CIPA evaluates global situation, to forge new investment policy
The Cyprus Investment and Promotion Agency (CIPA) hosted a brainstorming session with the participation of state officials, high ranking public employees and representatives of business bodies to review the conditions following Britain’s decision to leave the European Union, Cyprus’ promotion strategy and the reforms needed to make Cyprus an attractive and competitive investment destination.
Transport, Communications and Works Minister Marios Demetriades said that the Cyprus economy had moved on to stabilisation and growth.
“However, there is no doubt that in order to make sure this growth is permanent, we need to make structural reforms. That is the main challenge for our economy. To be able to make the necessary changes so that we can move forward,” he said.
Energy, Commerce, Industry and Tourism Minister Yiorgos Lakkotrypis added that, “the sectors which must be targeted are those on which the Cyprus economy traditionally relies such as the tourism, professional services, shipping, energy and education sectors. These are sectors where we have and wish to boost our competitive advantage or we wish to acquire such an advantage.”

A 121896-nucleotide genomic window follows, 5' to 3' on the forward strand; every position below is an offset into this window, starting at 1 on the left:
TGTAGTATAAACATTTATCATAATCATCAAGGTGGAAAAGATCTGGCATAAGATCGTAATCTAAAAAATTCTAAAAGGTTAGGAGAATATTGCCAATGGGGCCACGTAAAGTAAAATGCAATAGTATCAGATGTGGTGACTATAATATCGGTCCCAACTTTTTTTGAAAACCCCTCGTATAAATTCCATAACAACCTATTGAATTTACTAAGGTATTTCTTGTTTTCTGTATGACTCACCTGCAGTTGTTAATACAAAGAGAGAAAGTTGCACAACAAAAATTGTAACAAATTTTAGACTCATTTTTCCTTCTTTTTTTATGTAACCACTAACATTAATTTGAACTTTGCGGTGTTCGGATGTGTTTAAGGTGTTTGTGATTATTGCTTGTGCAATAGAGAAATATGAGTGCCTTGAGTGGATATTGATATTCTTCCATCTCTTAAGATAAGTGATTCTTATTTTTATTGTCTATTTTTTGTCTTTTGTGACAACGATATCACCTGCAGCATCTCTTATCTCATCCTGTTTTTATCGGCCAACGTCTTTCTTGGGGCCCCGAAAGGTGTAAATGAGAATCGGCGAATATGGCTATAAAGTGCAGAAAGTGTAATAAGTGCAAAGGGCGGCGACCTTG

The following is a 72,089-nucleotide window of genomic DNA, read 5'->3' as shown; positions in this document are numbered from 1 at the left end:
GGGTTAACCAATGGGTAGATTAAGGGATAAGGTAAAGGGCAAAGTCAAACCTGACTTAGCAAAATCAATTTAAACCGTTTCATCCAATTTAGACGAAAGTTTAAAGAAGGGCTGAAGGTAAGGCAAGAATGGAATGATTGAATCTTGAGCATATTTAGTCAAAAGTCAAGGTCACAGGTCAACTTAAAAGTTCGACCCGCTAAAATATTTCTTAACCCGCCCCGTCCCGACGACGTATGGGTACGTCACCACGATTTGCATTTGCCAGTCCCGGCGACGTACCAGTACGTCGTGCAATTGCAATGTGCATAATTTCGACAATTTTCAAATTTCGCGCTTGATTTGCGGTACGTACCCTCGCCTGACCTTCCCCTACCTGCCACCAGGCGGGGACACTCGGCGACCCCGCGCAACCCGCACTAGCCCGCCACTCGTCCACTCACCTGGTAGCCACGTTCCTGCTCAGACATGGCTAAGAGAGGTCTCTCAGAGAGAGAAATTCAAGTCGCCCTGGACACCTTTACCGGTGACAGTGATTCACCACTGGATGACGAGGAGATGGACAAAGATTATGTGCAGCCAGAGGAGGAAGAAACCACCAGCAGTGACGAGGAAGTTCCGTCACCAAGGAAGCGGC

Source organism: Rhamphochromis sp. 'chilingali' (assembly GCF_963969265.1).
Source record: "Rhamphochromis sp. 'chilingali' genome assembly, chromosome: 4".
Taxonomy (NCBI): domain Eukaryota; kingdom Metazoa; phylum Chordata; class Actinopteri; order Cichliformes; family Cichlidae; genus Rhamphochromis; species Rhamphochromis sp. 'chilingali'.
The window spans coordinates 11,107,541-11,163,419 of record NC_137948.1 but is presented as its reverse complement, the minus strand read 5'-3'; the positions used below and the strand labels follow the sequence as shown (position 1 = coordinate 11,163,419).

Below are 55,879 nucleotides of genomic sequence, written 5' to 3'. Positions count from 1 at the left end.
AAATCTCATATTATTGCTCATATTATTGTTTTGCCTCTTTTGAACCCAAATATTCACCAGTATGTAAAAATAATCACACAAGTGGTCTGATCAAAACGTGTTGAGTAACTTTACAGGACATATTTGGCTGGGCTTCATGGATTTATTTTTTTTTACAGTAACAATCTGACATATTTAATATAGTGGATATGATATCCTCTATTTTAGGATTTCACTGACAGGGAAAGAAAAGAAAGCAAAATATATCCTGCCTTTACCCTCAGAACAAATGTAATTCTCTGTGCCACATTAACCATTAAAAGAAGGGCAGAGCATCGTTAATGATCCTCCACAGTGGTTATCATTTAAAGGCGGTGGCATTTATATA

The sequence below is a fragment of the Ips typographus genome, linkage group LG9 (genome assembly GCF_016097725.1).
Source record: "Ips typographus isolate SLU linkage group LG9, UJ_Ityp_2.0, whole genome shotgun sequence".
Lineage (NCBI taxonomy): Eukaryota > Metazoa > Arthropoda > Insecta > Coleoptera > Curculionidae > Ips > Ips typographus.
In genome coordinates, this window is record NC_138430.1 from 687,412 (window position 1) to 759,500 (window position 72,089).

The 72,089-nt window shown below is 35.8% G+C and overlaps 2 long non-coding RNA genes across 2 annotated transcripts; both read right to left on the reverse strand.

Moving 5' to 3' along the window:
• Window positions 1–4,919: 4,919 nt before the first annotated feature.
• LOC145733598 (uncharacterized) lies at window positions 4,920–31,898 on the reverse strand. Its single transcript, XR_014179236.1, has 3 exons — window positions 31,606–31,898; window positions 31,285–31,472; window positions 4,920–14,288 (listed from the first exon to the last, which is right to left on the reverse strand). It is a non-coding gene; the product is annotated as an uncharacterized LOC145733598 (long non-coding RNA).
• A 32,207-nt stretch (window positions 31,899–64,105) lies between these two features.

Also preent was the Undersecretary to the President responsible for public sector reform, Constantinos Petrides.
CIPA Chairman Christodoulos Angastiniotis referred to the importance of dialogue as a source of innovative ideas in any development process, noting that the aim of the meeting was to hear opinions and reflections from across the spectrum of organisations active in attracting investments and to formulate suggestions and actions.
“Today we face a new environment, after the successful completion of Cyprus’ bailout obligations and the clear improvement in economic conditions and on the other, the urgent need to continue reforms.”
The CIPA Chairman made special reference to the United Kingdom’s ‘Brexit’ decision, noting that this development was an example of the extraordinary situations which the organisation, in cooperation with the state, must examine in order to adapt its targets and priorities. Finally, he referred to the positive results of the joint efforts undertaken in the past, stressing that nothing should be taken for granted, particularly in an intensely competitive and changing international economic environment, which as he stressed demands vigilance, flexibility and targeted actions.